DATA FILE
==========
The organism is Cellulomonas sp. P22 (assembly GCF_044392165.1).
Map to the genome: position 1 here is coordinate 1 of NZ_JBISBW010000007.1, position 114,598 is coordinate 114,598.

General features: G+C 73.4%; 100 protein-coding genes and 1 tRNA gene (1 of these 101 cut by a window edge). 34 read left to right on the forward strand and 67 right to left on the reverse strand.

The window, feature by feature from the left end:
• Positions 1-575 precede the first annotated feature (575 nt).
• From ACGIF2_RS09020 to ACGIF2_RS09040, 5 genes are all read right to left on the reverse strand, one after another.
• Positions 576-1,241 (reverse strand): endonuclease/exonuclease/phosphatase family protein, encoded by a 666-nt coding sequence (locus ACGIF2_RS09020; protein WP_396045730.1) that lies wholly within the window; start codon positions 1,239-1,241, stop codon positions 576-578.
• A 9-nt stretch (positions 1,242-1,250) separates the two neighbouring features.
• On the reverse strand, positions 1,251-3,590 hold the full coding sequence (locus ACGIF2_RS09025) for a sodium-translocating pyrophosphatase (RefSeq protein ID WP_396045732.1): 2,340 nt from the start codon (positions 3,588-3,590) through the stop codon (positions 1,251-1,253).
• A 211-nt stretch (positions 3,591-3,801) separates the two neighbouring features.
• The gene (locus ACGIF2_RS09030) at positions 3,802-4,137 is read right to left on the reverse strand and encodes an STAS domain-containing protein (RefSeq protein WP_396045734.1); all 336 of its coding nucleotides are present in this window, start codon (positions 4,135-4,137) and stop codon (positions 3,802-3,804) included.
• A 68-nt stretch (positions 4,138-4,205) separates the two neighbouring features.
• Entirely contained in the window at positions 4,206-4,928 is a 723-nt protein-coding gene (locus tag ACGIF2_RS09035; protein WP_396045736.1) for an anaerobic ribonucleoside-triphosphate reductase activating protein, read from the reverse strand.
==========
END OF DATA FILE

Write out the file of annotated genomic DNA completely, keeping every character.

The organism is Cellulomonas sp. P22 (assembly GCF_044392165.1).
Map to the genome: position 1 here is coordinate 1 of NZ_JBISBW010000007.1, position 114,598 is coordinate 114,598.

General features: G+C 73.4%; 100 protein-coding genes and 1 tRNA gene (1 of these 101 cut by a window edge). 34 read left to right on the forward strand and 67 right to left on the reverse strand.

The window, feature by feature from the left end:
• Positions 1-575 precede the first annotated feature (575 nt).
• From ACGIF2_RS09020 to ACGIF2_RS09040, 5 genes are all read right to left on the reverse strand, one after another.
• Positions 576-1,241 (reverse strand): endonuclease/exonuclease/phosphatase family protein, encoded by a 666-nt coding sequence (locus ACGIF2_RS09020; protein WP_396045730.1) that lies wholly within the window; start codon positions 1,239-1,241, stop codon positions 576-578.
• A 9-nt stretch (positions 1,242-1,250) separates the two neighbouring features.
• On the reverse strand, positions 1,251-3,590 hold the full coding sequence (locus ACGIF2_RS09025) for a sodium-translocating pyrophosphatase (RefSeq protein ID WP_396045732.1): 2,340 nt from the start codon (positions 3,588-3,590) through the stop codon (positions 1,251-1,253).
• A 211-nt stretch (positions 3,591-3,801) separates the two neighbouring features.
• The gene (locus ACGIF2_RS09030) at positions 3,802-4,137 is read right to left on the reverse strand and encodes an STAS domain-containing protein (RefSeq protein WP_396045734.1); all 336 of its coding nucleotides are present in this window, start codon (positions 4,135-4,137) and stop codon (positions 3,802-3,804) included.
• A 68-nt stretch (positions 4,138-4,205) separates the two neighbouring features.
• Entirely contained in the window at positions 4,206-4,928 is a 723-nt protein-coding gene (locus tag ACGIF2_RS09035; protein WP_396045736.1) for an anaerobic ribonucleoside-triphosphate reductase activating protein, read from the reverse strand.